It has been refusing to invite Snowden to give evidence personally since it would need to guarantee that he would not be handed over to the US—a promise the German authorities say would risk damaging the political relations between the two countries. Instead, it has called for him to give evidence via a video link, or for German officials to interview him in Moscow, both of which Snowden turned down. Following a formal complaint by the greens and left-wing politicians, Germany's Federal Court of Justice has ruled that the German government must provide the necessary guarantees that would allow Snowden to give evidence in person, or explain why it will not do so. Snowden's lawyer, Wolfgang Kaleck, told the Süddeutsche Zeitung that the German government might refuse to provide guarantees, and officially admit that it regards cooperating with the US on intelligence matters in the future as more important than getting to the bottom of past surveillance.
In that case, an appeal could be made to Germany's constitutional court, according to an article in Der Spiegel, which would decide whether the German government was allowed to make that trade-off. The committee of inquiry is examining to what extent German citizens and politicians were spied on by the NSA and its so-called Five Eyes partners—notably GCHQ—and whether German politicians and intelligence agencies knew about this activity. The committee was set up in the wake of Snowden's revelations, and amid claims that even the German Chancellor Angela Merkel had been under NSA surveillance.

The US said that was not happening, but didn't deny it had happened in the past. This post originated on Ars Technica UK
EU should not be 'too restrictive' with data protection law EU countries must not be too restrictive in how they apply EU data protection laws or risk damaging the development of big data projects, German chancellor Angela Merkel has said. Germany has traditionally been cautious over data collection, but if countries are too restrictive then "big data management will not be possible", Merkel told the 10th IT Summit (link to video in German) in Saarbrücken. Europeans are famous for banning things, Merkel said.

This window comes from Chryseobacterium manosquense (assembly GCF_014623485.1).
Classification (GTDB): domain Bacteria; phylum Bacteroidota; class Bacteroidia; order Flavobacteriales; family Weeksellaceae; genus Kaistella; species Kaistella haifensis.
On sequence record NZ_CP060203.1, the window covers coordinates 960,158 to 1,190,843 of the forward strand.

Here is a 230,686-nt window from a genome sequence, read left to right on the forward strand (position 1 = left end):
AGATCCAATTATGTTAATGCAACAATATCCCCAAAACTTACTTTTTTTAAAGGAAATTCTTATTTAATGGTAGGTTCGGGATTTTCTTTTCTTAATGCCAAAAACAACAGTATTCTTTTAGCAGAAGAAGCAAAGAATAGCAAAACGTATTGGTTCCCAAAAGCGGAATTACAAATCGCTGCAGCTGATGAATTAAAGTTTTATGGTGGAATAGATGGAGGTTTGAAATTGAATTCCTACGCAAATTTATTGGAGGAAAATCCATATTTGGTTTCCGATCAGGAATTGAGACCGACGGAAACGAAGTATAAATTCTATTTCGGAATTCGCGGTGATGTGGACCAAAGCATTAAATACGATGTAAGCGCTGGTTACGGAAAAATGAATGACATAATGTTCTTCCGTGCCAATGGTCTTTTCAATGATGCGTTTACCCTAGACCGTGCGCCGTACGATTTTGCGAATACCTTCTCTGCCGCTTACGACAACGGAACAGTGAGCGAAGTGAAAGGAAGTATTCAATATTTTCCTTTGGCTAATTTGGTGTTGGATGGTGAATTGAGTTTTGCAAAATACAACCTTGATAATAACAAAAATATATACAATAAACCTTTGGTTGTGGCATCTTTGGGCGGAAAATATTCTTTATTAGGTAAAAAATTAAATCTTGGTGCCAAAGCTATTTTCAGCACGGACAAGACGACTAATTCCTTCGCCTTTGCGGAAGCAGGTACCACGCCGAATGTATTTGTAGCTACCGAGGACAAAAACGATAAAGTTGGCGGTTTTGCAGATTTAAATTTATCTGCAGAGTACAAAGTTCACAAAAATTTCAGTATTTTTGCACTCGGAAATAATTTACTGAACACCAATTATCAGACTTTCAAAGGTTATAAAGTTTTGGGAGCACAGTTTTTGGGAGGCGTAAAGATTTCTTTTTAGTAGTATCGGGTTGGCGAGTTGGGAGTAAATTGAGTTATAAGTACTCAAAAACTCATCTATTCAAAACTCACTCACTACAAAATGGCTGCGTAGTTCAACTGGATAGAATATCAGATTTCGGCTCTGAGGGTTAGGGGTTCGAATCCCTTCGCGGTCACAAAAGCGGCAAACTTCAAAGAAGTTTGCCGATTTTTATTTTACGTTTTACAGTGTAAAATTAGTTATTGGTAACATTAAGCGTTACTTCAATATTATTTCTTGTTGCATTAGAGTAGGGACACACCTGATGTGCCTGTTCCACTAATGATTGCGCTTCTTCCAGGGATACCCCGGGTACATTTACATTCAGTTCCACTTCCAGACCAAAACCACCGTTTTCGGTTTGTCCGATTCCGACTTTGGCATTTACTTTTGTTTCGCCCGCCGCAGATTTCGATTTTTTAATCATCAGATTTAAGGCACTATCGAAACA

These bans are put in place for good reason, she said, but can be damaging if taken to excess. "In Germany we have the principle of 'data minimisation', but we may have to give a little on that.
Such a principle doesn't seem as appropriate when you are looking at big data," she said. While it is important to protect personal data, it is also important to enable new developments, she said. "Courts will have to be careful not to be too strict if that means limiting opportunities", Merkel said. Munich-based data protection expert Kirsten Wolgast of Pinsent Masons, the law firm behind Out-Law.com said Merkel's comments suggest a change of direction. "Merkel obviously wants to create some space for big data business models, and make it a bit easier to establish.

But we'll have to wait and see whether the data protection authorities or courts take her comments into account," Wolgast said. Berlin data protection commissioner Maja Smoltczyk said this month that nine of the country's federal data protection authorities are to conduct a review of 500 businesses' data transfer arrangements. The review will focus on arrangements the businesses have in place for transferring personal data outside of the European Economic Area (EEA). Copyright © 2016, Out-Law.com Out-Law.com is part of international law firm Pinsent Masons. Sponsored: Customer Identity and Access Management